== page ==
“Sidney Lumet: A Life” by Maura Spiegel; “Ian McKellen: A Biography” by Garry O’Connor (both St. Martin’s)
New biographies of director Sidney Lumet and actor Ian McKellen shed welcome if uneven light on their stellar careers in theater, film and television while exploring events that shaped their desire to entertain and challenge audiences.
While not achieving the public recognition of a Hitchcock, Spielberg or Scorsese, Lumet (1924-2011) directed many memorable films, chief among them “12 Angry Men,” “Serpico,” “Network,” “Dog Day Afternoon” and “The Verdict.” He was born in Philadelphia, but his Polish father soon moved the family to New York, the city that would become the setting of many of his films.
Actors held Lumet in high regard because of his performance-centric approach to filmmaking. His peers took note of his intense preparations, demands for rehearsal and ability to shoot efficiently and maximize lean budgets, skills he learned in the fast-paced world of live television in the 1950s. But acting wasn’t everything in a Lumet film. Biographer Maura Spiegel points out how his lighting, camera and editing techniques highlighted a story’s emotional impact.
When Lumet adapted for film Eugene O’Neill’s play of family dysfunction and madness, “Long Day’s Journey into Night,” he knew the essence of the material all too well. His father was a prominent actor in the Yiddish theater and, at home, a self-absorbed ogre. Lumet’s mother suffered from mental illness and died in middle-age childbirth, her son 15.
Lumet had been on the stage from childhood, moving from the Yiddish theater to a Broadway debut at 11. He appeared in more than a dozen Broadway productions and a feature film before he was 17. As a director, his appreciation of the craft of acting and the complexities of human frailty seemed to draw him to family and professional dramas. His box-office successes were relatively few, but he seldom failed to deliver a compelling story.
McKellen, now 80, was unknown to most American audiences until his turns as Gandalf in Peter Jackson’s films of J.R.R. Tolkien’s beloved novels “The Lord of the Rings” and “The Hobbit” and as Magneto in the “X-Men” movies. He had been in films the previous three decades — critics hailed him in “Richard IIÏ” and “Gods and Monsters” — and had been a powerhouse in the British theater even longer.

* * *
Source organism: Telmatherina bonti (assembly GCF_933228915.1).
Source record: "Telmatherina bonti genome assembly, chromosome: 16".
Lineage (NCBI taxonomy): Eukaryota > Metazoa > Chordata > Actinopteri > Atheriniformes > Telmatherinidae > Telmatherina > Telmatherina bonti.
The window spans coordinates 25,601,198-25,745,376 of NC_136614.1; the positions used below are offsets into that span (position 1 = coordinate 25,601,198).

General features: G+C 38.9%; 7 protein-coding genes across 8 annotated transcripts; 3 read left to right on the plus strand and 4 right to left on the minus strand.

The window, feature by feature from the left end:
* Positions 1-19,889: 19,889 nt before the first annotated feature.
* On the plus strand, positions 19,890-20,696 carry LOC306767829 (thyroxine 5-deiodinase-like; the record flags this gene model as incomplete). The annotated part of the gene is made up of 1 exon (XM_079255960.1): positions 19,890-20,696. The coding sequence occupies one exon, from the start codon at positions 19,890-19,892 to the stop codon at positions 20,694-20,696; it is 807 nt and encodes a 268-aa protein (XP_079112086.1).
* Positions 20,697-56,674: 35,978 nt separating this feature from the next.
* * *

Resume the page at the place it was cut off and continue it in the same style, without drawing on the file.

Not unlike Lumet, McKellen’s relationship with his educated, middle-class British parents appears to have affected him deeply, at least in biographer Garry O’Connor’s telling. Both parents loved the theater and enjoyed a happy suburban life in North England. But McKellen’s mother died of cancer when he was 12 and his father, a Christian pacifist, tended to keep his emotions private. A lonely, shy and introverted teenager, McKellen kept his homosexuality to himself and, O’Connor says, turned endlessly ambitious in a bid for the love he needed.
Like Lumet, McKellen felt drawn to acting from childhood, though not professionally until after his years at Cambridge. It’s easy to believe that these men who lost so much early in their lives may have found comfort in examining the lives of others through make-believe. In real life, Lumet’s political views were leftist while McKellen’s focused on gay rights, having come out publicly just before turning 49.
While strong on personal details, these biographies can be unsatisfying at times. Too often Spiegel dashes past Lumet’s films and doesn’t ponder some of his more consequential partnerships, such as the one with Sean Connery, his star in five films. The reasons for Lumet’s artistic stumbles — the musical “The Wiz” and the Western love story “Lovin’ Molly” come to mind — are often unexplored. Spiegel's nonlinear approach to relating events fosters repetition and tests a reader's patience.
So much of McKellen’s career came in the British theater that it’s understandable O’Connor, himself a playwright and director who worked with McKellen, focuses on that period. Readers whose interests lie outside the stage, however, may find the book a slog. O'Connor's appearances in the text as a witness to events or as an interviewer can feel heavy-handed at times. Spiegel, too, frequently slips into first person at the cost of breaking a biographical narrative already fractured by subheads.
Both Lumet and McKellen pondered writing memoirs but ultimately chose not to share memories of fraught childhoods and other unhappy times. In their stead, these biographers answer many, if not all, the questions about their subjects — and rekindle interest in their subjects' film and TV work. Those who haven’t watched McKellen in “Richard III” or “Gods and Monsters” or Lumet’s “Fail Safe” or “Running on Empty” are missing fine performances and fine films.
Douglass K. Daniel is the author of “Anne Bancroft: A Life” (University Press of Kentucky) and other books.